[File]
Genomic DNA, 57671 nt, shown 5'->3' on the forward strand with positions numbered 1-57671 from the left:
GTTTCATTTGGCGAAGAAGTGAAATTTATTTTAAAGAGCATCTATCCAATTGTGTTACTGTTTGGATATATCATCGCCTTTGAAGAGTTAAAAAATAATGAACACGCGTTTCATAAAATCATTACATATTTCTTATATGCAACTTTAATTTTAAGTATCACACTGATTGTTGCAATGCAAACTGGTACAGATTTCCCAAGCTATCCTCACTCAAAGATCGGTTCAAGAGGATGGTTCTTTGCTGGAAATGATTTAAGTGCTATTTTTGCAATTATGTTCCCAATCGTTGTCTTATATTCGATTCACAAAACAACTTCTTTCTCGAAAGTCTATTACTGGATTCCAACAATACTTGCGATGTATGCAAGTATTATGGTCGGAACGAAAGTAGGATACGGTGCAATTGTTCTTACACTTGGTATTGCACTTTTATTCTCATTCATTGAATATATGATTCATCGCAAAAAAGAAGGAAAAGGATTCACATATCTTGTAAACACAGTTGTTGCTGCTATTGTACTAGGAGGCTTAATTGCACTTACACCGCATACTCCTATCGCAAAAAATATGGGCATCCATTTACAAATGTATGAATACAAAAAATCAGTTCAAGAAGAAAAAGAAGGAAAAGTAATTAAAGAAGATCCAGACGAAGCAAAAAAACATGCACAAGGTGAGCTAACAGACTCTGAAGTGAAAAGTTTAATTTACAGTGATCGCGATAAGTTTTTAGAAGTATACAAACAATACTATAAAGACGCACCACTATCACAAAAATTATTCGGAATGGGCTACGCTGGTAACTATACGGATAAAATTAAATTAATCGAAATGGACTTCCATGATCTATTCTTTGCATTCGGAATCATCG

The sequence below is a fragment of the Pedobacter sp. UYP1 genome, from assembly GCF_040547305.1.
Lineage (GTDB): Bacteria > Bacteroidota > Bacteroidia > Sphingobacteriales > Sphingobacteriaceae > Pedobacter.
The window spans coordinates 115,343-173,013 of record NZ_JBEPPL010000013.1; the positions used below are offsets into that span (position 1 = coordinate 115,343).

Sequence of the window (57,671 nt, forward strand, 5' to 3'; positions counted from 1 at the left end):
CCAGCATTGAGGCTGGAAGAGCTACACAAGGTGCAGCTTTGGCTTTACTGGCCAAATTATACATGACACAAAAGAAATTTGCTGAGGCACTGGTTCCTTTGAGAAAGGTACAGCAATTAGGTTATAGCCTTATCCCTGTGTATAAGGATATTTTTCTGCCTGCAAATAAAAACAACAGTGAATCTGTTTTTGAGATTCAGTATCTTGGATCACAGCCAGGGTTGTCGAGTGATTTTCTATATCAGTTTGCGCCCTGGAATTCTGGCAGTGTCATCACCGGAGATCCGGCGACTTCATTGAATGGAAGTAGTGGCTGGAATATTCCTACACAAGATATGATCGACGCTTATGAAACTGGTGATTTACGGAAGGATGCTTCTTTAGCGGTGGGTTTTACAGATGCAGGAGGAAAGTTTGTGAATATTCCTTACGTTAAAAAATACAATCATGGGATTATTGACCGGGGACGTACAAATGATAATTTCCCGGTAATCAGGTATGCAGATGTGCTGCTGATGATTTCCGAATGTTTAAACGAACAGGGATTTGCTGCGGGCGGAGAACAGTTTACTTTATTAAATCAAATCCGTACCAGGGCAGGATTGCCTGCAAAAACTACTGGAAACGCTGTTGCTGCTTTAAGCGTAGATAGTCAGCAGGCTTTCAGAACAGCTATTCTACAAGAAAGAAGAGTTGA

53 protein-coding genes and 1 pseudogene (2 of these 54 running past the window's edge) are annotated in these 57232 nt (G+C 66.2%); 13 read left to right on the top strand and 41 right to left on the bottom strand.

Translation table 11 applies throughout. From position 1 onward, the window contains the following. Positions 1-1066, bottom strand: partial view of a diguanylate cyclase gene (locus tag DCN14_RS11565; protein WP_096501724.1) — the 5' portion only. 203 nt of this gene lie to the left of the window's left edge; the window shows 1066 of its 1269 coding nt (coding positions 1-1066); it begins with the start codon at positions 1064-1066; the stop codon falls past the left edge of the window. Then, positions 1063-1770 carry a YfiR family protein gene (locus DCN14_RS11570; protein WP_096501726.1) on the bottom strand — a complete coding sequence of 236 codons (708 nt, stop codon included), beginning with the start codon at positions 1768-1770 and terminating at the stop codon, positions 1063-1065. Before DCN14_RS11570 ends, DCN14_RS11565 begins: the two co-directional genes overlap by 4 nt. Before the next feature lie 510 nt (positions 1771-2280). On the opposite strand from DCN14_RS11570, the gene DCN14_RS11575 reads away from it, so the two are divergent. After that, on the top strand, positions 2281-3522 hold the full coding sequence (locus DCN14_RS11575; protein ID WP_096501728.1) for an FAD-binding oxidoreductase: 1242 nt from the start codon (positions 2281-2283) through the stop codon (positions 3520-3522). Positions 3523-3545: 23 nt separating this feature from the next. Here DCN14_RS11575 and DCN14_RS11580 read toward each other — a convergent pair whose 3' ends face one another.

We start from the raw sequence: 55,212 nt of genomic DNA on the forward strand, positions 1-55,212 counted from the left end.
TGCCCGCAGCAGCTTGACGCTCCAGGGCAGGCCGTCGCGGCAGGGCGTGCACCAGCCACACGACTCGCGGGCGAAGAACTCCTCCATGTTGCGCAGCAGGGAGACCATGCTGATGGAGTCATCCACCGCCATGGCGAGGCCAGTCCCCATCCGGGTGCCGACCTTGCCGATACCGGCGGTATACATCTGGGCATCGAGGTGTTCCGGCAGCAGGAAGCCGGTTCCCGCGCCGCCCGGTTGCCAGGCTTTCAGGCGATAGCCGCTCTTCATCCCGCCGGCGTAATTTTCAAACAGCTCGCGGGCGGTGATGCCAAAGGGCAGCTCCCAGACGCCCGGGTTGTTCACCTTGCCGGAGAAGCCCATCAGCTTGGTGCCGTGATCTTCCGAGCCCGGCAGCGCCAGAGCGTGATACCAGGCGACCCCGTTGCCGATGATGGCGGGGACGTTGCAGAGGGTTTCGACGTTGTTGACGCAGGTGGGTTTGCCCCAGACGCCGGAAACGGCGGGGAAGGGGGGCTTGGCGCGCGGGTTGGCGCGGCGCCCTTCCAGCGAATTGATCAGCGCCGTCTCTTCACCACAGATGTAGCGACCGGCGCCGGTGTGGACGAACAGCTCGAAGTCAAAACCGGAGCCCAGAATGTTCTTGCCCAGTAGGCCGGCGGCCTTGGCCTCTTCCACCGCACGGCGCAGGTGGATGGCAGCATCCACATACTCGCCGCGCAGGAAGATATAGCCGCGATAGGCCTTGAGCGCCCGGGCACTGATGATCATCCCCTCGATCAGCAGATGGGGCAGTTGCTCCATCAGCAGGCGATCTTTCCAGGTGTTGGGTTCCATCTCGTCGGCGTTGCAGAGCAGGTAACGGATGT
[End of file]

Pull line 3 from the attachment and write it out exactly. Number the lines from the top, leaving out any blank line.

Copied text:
The sequence below is a fragment of the Pedobacter sp. UYP1 genome, from assembly GCF_040547305.1.